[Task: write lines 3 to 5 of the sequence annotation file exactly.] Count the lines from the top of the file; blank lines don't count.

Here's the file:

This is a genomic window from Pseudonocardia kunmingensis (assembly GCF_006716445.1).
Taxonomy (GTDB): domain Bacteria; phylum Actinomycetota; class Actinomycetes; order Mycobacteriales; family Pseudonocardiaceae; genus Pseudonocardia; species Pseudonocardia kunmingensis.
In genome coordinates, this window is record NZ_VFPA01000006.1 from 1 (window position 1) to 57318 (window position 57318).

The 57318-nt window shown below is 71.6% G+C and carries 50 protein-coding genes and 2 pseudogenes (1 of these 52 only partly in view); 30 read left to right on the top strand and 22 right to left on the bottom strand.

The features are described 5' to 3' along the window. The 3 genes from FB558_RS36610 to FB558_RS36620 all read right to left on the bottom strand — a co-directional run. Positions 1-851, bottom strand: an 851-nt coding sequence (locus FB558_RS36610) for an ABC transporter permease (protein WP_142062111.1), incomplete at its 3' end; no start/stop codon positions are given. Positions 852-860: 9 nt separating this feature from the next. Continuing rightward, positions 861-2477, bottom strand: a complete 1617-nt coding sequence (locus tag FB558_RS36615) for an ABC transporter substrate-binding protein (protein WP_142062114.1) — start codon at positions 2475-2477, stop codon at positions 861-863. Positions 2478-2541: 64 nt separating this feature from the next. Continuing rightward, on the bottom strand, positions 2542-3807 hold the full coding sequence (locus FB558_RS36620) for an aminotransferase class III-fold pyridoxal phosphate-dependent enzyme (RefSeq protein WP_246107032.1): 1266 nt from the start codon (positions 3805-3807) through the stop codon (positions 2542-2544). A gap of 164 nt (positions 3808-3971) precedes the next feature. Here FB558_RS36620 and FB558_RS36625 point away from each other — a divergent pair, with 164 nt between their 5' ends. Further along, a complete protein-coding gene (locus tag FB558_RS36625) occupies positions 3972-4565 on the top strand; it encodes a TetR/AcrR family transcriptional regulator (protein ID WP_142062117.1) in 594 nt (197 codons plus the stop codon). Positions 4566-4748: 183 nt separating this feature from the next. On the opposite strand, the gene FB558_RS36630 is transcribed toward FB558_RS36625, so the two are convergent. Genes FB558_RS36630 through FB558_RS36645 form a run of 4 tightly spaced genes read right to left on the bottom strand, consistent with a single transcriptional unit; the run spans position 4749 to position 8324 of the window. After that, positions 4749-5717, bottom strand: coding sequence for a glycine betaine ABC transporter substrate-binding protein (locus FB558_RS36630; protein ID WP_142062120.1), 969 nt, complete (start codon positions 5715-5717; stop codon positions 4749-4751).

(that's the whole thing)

In genome coordinates, this window is record NZ_VFPA01000006.1 from 1 (window position 1) to 57318 (window position 57318).

The 57318-nt window shown below is 71.6% G+C and carries 50 protein-coding genes and 2 pseudogenes (1 of these 52 only partly in view); 30 read left to right on the top strand and 22 right to left on the bottom strand.

The features are described 5' to 3' along the window. The 3 genes from FB558_RS36610 to FB558_RS36620 all read right to left on the bottom strand — a co-directional run. Positions 1-851, bottom strand: an 851-nt coding sequence (locus FB558_RS36610) for an ABC transporter permease (protein WP_142062111.1), incomplete at its 3' end; no start/stop codon positions are given. Positions 852-860: 9 nt separating this feature from the next. Continuing rightward, positions 861-2477, bottom strand: a complete 1617-nt coding sequence (locus tag FB558_RS36615) for an ABC transporter substrate-binding protein (protein WP_142062114.1) — start codon at positions 2475-2477, stop codon at positions 861-863. Positions 2478-2541: 64 nt separating this feature from the next. Continuing rightward, on the bottom strand, positions 2542-3807 hold the full coding sequence (locus FB558_RS36620) for an aminotransferase class III-fold pyridoxal phosphate-dependent enzyme (RefSeq protein WP_246107032.1): 1266 nt from the start codon (positions 3805-3807) through the stop codon (positions 2542-2544). A gap of 164 nt (positions 3808-3971) precedes the next feature. Here FB558_RS36620 and FB558_RS36625 point away from each other — a divergent pair, with 164 nt between their 5' ends. Further along, a complete protein-coding gene (locus tag FB558_RS36625) occupies positions 3972-4565 on the top strand; it encodes a TetR/AcrR family transcriptional regulator (protein ID WP_142062117.1) in 594 nt (197 codons plus the stop codon). Positions 4566-4748: 183 nt separating this feature from the next. On the opposite strand, the gene FB558_RS36630 is transcribed toward FB558_RS36625, so the two are convergent. Genes FB558_RS36630 through FB558_RS36645 form a run of 4 tightly spaced genes read right to left on the bottom strand, consistent with a single transcriptional unit; the run spans position 4749 to position 8324 of the window. After that, positions 4749-5717, bottom strand: coding sequence for a glycine betaine ABC transporter substrate-binding protein (locus FB558_RS36630; protein ID WP_142062120.1), 969 nt, complete (start codon positions 5715-5717; stop codon positions 4749-4751).